Just a one-man band at the Dream Café

He’s billed as a one-man band, but Steve Hill and his music are as far from the typical street corner performer as you can imagine.

Steve Hill

Steve Hill

He’s billed as a one-man band, but Steve Hill and his music are as far from the typical street corner performer, with cymbals between his knees and a drum on his back, as you can imagine.

“I go from Robert Johnson to (Jimi) Hendrix to jam stuff that could sound more like the Grateful Dead. It’s a wild show, it’s pretty intense,” said Hill, who is making his first appearance at the Dream Café on June 27.

On stage, Hill does it all, with a snare and bass drum setup so he can pound out a beat with his feet, and a drumstick on the head of his guitar to play the cymbal.

He’s also learned to play harmonica.

“It is keeping me busy for sure,” said Hill, who took home four 2015 Maple Blues Awards including Electric Act of the Year, Guitarist of the Year, Recording/Producer of the Year and Entertainer of the Year and the 2015 Juno Blues Album of the year for his Solo Recordings, Volume 2.

“About four years ago, I released an album and it didn’t do well. I needed to find a way to make some money,” said Hill, who added that after playing with bands and solo since he was 16, he figured he could always make a living playing the guitar.

“When I was 18, I would play on street corners and make $10 in half an hour. I figured I could go back to some of the smaller clubs where I used to play and do a solo show,” said Hill.

At the same time, he started recording some of his new solo music in the studio, stomping his foot to add percussion, and eventually adding some simple percussion he could operate with his foot. All of this was recorded live, rather than laying down separate tracks and mixing them.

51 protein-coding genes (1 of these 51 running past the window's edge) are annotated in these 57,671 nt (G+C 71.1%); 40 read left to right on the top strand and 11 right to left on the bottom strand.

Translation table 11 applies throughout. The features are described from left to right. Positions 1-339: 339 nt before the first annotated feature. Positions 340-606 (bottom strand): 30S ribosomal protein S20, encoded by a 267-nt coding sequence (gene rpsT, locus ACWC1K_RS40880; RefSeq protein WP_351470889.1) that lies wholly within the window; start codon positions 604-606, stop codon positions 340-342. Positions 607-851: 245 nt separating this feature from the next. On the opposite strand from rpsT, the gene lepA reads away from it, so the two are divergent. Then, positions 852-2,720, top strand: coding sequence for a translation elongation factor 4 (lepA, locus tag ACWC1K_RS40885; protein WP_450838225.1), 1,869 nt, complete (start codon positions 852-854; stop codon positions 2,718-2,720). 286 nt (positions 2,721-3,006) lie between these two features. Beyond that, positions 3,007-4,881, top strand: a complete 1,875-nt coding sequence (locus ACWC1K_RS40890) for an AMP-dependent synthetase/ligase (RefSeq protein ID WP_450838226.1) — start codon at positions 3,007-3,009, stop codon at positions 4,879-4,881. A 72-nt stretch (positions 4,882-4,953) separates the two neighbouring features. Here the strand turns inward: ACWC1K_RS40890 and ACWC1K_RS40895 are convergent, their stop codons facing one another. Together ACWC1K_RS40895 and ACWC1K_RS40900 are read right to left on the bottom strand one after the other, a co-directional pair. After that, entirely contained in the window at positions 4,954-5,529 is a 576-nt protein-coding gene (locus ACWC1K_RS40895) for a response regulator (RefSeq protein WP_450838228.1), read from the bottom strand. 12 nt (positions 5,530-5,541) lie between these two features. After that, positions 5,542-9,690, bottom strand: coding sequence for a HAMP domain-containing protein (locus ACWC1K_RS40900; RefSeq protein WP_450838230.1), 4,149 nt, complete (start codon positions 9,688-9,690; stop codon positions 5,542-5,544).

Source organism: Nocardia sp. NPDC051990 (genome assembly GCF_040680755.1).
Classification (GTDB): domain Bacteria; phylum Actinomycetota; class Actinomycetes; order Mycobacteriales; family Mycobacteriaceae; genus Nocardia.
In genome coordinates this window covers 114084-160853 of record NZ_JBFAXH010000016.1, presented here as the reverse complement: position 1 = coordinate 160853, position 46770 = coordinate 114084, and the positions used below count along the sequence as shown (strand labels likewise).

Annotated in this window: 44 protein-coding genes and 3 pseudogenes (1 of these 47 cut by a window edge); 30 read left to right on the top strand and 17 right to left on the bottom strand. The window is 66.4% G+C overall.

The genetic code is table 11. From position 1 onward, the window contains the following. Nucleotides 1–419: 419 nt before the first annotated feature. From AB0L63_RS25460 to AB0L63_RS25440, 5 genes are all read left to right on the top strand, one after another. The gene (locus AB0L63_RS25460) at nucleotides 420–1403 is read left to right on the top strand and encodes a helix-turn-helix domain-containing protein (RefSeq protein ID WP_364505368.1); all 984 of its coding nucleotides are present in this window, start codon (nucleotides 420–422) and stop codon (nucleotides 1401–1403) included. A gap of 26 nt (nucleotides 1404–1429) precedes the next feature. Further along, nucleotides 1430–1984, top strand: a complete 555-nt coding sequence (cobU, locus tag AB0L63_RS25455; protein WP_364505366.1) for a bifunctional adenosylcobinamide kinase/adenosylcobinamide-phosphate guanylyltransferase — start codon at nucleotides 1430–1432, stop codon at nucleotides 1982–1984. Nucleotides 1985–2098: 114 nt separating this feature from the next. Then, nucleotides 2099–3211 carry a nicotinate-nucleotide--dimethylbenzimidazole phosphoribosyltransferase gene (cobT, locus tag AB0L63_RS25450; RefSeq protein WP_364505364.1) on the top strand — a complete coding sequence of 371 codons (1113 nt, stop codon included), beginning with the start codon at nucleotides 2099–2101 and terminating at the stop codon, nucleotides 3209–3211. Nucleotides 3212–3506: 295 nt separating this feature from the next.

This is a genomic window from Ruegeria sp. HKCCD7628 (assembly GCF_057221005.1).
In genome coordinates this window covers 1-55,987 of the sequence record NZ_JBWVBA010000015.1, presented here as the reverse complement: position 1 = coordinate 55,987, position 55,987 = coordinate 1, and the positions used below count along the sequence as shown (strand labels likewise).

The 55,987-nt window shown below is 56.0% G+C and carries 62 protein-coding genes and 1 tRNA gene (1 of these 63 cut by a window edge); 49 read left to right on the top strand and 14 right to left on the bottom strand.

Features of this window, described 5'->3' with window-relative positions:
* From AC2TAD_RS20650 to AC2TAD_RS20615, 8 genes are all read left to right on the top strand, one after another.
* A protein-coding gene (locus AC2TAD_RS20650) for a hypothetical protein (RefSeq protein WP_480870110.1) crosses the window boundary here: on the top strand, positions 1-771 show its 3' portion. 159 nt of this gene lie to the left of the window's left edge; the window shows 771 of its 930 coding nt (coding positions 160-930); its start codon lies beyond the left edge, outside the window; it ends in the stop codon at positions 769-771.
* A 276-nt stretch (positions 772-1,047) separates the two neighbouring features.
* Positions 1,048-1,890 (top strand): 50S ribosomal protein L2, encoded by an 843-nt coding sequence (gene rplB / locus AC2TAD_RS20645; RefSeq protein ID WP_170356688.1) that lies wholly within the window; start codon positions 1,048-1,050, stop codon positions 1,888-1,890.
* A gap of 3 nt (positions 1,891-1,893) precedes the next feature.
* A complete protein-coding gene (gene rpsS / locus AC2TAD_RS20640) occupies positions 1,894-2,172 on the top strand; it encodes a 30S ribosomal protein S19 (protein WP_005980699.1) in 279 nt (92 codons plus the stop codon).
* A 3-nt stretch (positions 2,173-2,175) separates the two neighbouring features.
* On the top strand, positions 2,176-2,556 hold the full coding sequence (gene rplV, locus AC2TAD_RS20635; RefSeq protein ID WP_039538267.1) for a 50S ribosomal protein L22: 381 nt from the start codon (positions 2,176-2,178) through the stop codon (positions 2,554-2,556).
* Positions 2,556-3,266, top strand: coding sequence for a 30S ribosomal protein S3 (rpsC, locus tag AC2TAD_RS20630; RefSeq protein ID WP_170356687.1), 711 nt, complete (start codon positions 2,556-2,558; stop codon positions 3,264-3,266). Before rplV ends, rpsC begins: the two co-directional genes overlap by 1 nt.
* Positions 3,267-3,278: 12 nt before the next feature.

That studio work eventually became his Solo Recordings, Volume 1, adding one-man band to Hill’s reputation as a blues musician.

“It has sold 10,000 copies so far. That’s pretty good for a blues album in Canada,” said Hill, noting the album’s critical success, which includes a Juno nomination among its several honours.

“I did close to 200 shows with it. That was my most successful adventure yet,” said Hill. “I had to do a follow up to it, which was Volume 2, and I added more stuff. Now it sounds more like a band than it did when I did Volume 1.”

With roots in blues, rock and a little bit of country, Hill performs his original songs, blues classics and quite often raucous renditions of Jimi Hendrix tunes. His inspiration comes from listening to some of the great bands of his youth, like Cream and Led Zeppelin. And reading interviews with them.

“They would always talk about Muddy Waters and Howlin’ Wolf and Robert Johnson,” said Hill. “I’m influenced by the old blues guys, Delta blues and Chicago blues, but also country stuff, like Waylon Jennings Merle Haggard, Buck Owens, rock and roll from the ‘50s, Jerry Lee Lewis, all these guys.”

Putting all that together isn’t that hard a job, according to Hill.

“You know what? Old rock ‘n’ roll, blues and country? It’s the same three chords,” said Hill. “It’s all connected. To me it is just music … they can all be mixed together.”

The stop at the Dream Café is just one of many on a tour that is seeing Hill crisscross the country from Vancouver to Thunder Bay and back into his home province of Quebec.

“I do about 125 to 150 shows a year these days,” said Hill, who has shared his talent at some of Canada’s biggest music festivals, including the Montreal Jazz Festival, Mont Tremblant International Blues Festival, Thunder Bay Blues Festival, Kitchener Blues Festival and more.

Hill takes to the stage at the Dream Café on June 27 at 8 p.m. Call 250-490-9012 for ticket sales and reservations.

 

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